You Need This Comic, “For Real”

If there’s one cartoonist that learned scholars of the comics medium — and even the occasional opinionated asshole such as yours truly — wishes we could see more work from, it’s James Romberger. His understanding of the unique potential and possibilities inherent to sequential storytelling is on par with the likes of Mazzuchelli or Krigstein, yet when pressed, most of my fellow critics will cop to being familiar with his stunning graphic adaptation of David Wojnarowicz’s Seven Miles A Second, and that’s about it.

Which isn’t a bad thing to be known for by any means — quite the reverse — but for whatever reason, subsequent and occasional works such as Post York and Aaron And Ahmed didn’t rock the comics community to its collective core in the same fashion. Which is a damn shame, because they’re both outstanding books that deserve to be just as widely known, studied, and discussed — but they simply haven’t garnered the requisite level of attention to generate much by way of any of that. My earnest hope, however, is that his latest Uncivilized Books-published comic, For Real, will change all that.

Not that Romberger need necessarily sweat it — his stature in the fine art world and the world of art studies, particularly comics studies, is beyond secure and established, and it’s his forays into said sphere of academia that have, at least in part, given birth to this latest project. And I can say that with a fair degree of certainty because as anyone who’s had the privilege of corresponding with James over the years can tell you, if there’s one thing this guy knows, and perhaps even more crucially one thing he gets, it’s Jack Kirby comics. The mechanics, the dynamics, the motivations, the ethos of Kirby are part and parcel of his own artistic DNA at this point, and I dare say that I consider him to be the one person out there who is an even more vocal and ardent preacher of the gospel that is The King’s Captain Victory And The Galactic Rangers than I am myself. So, yeah, he knows even the more obscure corners and side-streets of the Kirby cosmology, but with For Real he shows that he has an even deeper understanding of Kirby the man than he does of Kirby the artist.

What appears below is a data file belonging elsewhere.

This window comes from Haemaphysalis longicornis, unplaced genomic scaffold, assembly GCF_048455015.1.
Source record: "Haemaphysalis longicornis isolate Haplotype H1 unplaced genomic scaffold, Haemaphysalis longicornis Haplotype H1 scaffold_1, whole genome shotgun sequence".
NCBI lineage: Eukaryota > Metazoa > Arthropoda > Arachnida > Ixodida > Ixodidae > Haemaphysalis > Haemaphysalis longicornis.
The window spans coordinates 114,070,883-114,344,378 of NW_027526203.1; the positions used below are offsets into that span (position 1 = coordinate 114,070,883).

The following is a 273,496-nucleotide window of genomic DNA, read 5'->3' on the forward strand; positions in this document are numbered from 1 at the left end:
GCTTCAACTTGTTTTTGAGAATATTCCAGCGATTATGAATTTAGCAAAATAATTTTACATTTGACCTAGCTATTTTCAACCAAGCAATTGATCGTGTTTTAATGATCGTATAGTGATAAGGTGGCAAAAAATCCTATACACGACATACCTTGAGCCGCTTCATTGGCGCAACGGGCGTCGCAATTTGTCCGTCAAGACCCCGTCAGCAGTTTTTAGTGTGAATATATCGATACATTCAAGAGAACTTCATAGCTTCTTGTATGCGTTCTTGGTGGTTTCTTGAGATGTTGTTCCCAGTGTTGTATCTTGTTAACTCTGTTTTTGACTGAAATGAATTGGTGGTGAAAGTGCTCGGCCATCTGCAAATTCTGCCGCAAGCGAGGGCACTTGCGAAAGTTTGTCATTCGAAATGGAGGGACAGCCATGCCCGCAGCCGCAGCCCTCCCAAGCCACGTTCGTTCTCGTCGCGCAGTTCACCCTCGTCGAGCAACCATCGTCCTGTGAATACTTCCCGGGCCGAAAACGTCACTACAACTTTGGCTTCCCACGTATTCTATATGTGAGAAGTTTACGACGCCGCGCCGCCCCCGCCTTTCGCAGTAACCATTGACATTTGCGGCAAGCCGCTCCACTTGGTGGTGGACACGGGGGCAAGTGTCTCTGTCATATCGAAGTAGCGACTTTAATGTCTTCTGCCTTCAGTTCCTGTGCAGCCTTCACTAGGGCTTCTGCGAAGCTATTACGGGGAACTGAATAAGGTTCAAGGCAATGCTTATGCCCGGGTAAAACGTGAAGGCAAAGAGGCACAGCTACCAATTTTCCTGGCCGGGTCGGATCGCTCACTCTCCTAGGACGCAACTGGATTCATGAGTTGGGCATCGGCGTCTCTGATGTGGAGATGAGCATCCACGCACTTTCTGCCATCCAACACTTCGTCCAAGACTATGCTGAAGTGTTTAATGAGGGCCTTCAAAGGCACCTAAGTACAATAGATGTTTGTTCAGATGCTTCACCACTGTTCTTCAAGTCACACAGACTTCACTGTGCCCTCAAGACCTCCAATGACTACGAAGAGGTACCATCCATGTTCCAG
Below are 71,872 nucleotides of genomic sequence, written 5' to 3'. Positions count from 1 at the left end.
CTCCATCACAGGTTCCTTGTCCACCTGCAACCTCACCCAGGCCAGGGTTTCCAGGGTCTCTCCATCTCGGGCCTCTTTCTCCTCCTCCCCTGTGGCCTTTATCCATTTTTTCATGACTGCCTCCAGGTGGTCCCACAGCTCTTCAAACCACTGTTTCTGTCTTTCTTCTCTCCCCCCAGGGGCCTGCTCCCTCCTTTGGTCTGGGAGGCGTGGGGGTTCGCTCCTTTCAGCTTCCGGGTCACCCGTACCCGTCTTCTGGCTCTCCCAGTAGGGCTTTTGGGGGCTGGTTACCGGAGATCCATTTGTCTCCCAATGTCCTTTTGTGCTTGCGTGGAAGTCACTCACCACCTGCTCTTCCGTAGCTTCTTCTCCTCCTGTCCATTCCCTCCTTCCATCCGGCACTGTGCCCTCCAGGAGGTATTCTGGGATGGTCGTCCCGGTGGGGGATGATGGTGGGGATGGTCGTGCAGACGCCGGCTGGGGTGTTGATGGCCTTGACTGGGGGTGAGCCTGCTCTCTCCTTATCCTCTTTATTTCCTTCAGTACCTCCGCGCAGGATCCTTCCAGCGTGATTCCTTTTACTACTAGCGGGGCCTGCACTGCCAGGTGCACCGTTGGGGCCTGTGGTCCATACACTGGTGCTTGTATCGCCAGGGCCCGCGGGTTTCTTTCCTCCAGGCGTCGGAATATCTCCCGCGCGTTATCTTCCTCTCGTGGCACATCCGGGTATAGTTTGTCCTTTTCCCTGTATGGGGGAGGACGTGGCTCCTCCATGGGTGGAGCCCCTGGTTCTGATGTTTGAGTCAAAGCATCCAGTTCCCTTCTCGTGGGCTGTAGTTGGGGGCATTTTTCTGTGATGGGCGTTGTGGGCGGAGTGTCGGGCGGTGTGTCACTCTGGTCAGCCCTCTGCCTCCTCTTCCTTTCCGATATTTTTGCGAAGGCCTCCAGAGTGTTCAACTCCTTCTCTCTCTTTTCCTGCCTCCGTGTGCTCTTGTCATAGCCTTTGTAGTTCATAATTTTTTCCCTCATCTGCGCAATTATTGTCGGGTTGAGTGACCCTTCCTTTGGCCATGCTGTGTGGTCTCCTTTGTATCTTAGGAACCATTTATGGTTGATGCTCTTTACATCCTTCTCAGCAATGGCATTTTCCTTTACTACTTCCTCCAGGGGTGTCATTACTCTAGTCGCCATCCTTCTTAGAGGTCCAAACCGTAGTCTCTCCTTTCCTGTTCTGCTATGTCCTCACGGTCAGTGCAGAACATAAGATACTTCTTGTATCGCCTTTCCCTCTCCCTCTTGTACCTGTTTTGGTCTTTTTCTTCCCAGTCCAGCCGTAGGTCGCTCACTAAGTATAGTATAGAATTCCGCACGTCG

And considering few Kirby scholars know the artist better, that’s really saying something.

The comics story that makes up the bulk of this publication, entitled “The Oven,” shows Kirby at war — with the Nazis early in life and with cancer later — and is as expertly delineated as one would expect from this particular auteur, a heady mix of fluid, naturalistic linework, visionary use of people and objects in space, emotive facial and body language, and brisk sequential pacing. And yet for all that, it’s the sparsely eloquent scripting that touches the rawest of nerves, hitting on subjects ranging from PTSD to the creative process to the importance of family to finding inspiration under the most trying of circumstances, all explored in a manner that honors each of them while belaboring none. Romberger has a multi-faceted central thesis animating all of this, it’s true, but it’s one he lets his narrative make the case for, rather than forcing said narrative to fit around it — and that makes all the difference in the world. This isn’t merely “effective” cartooning, it’s smartly effective cartooning, and much of that efficacy registers as much on an emotional level as it does an intellectual one.

Necessary contextualization is gleaned from the superb backup essay, “The Real Thing,” which drives home the factual underpinning for the opinion that its subject (again, Kirby, as if you hadn’t already sussed it out) was — and remains — precisely that, but do be prepared to go back to page one of the comic after you’ve read it and re-experience the creative output that resulted from the study and erudition that went into the text piece. Taken together, the two form a seamless and cohesive whole, and make for one of the most memorable reads of the entire year.


For Real is available for $5.00 directly from the publisher at

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